The Indus Valley Civilization is an old civilization that is said to have flourished in the northwestern regions of South Asia between the third and second millennia BCE. Major excavations of sites relating to IVC carried out in the early twentieth century by Archaeological Survey of India still fuels fiercely debated theories in Indian history.
During the nineteenth century, before the excavations, the Colonial masters had just begun to realize that the Indian subcontinent wasn’t as ‘primitive’ as they thought it was and that there was a rich history and culture that dated back by millennia back to the Vedic people. Linguists based on connections between Sanskrit and Latin put forth theories during this time that associated the Vedic people to the European centric Aryan race. The Europeans attempted to link the advanced society of early India to the Aryan race to re-establish that they were the greatest race.
The discovery of the IVC sites presented a new problem. The sites that were excavated uncovered a humongous city with a citadel, bath, planned layout, marketplaces, assembly halls, large residential structures and facilities which suggests sophisticated social organization. The civilization was clearly an advanced one. But there is no concrete, abundant evidence to rightly place the IVC in the context of the Vedic people.
One of the items found by the excavators in Mohenjo-Daro, an IVC site, was the ‘Pashupathi Seal.’ The small seal that depicts a horned-figure surrounded by four animals, a rhino, an elephant, a buffalo and a tiger with an inscription in an unknown, un-deciphered language.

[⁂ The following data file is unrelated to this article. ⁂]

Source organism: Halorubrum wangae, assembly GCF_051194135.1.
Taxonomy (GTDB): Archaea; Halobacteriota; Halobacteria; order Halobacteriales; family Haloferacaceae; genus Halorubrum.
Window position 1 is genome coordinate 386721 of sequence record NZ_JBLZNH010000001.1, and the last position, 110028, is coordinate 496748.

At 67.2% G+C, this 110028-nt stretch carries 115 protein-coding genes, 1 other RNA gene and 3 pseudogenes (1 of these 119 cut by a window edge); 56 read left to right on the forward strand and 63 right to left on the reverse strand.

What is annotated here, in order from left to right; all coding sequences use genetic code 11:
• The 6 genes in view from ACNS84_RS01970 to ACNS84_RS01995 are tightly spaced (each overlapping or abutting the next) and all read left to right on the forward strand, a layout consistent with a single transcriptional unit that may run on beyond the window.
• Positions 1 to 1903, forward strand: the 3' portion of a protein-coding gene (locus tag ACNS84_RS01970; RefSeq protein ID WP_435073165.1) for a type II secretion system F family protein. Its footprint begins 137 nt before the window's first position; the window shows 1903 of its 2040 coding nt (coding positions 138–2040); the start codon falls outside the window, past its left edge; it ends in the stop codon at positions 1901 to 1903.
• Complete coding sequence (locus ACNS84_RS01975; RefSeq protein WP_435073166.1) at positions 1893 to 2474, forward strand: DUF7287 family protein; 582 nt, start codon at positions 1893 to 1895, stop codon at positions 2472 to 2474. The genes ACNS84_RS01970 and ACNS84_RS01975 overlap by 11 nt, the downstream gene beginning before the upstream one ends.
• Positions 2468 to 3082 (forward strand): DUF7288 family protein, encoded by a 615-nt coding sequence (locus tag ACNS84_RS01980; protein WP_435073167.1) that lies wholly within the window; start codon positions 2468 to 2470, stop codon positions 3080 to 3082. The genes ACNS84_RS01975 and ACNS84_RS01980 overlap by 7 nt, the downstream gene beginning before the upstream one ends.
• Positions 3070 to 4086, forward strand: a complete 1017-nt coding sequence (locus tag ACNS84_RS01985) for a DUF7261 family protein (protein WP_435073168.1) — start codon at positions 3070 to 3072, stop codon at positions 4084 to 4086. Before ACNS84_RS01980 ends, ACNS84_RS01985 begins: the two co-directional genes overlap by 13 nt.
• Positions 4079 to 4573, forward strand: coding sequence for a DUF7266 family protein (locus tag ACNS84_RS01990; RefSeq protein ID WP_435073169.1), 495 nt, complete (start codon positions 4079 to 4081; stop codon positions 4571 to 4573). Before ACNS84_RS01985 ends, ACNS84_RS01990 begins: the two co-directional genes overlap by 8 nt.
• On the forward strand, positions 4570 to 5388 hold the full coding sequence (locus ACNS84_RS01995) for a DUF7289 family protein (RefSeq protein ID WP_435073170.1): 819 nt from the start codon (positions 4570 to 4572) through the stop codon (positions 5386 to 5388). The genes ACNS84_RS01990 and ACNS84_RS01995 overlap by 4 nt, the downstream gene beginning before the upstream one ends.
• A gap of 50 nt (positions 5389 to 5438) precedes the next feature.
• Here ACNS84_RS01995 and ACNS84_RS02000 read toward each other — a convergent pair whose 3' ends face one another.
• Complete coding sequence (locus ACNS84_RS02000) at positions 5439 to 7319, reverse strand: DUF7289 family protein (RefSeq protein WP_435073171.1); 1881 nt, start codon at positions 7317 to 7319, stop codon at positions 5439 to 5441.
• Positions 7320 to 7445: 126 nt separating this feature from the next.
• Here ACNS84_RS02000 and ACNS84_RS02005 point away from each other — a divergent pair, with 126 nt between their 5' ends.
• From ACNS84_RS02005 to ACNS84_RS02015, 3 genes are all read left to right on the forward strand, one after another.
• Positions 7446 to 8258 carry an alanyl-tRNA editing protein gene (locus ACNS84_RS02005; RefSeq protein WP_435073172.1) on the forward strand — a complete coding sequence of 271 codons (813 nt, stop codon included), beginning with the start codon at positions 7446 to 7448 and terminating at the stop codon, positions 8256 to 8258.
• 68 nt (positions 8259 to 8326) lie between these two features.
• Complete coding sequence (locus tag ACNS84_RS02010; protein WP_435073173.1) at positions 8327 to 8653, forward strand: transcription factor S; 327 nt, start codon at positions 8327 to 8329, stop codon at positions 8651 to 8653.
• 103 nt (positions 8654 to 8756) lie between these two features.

Some historians push the theory that the seal was an early depiction of the Hindu god ‘Shiva’ due to the yogic ‘Padmasana’ pose (cross-legged) the figure is in whereas some say that it has nothing to do with that. The difficulty the European archaeologists felt in accepting a race more ‘advanced’ than the Aryans, could be the reason behind them suggesting that the seal was Shiva. By connecting an object found in the IVC to the Vedic scriptures, they would be able to connect it back to their Aryan theories. Doing this also provided a reason for their rule in India, making it seem like the Indians were being governed by a race linked with theirs
Instead of giving it a more neutral name like the ‘Dancing Girl,’ which was another item found in Mohenjo-Daro, this seal has been dubbed ‘Pashupathi’ which is another name for the god. It could have simply been called ‘horned figure.’ The interpretation of the seal as Shiva benefits the colonial rulers’ ideology, the right-wing Indian ideology, and the Dravidian ideology in different ways and so a large group of people support this theory and are resistant to change.
If we simply accepted and understood that physical differences don’t mean anything, don’t place any group above the other, we would not have to deal with biases that influence the interpretation of artifacts and sites.
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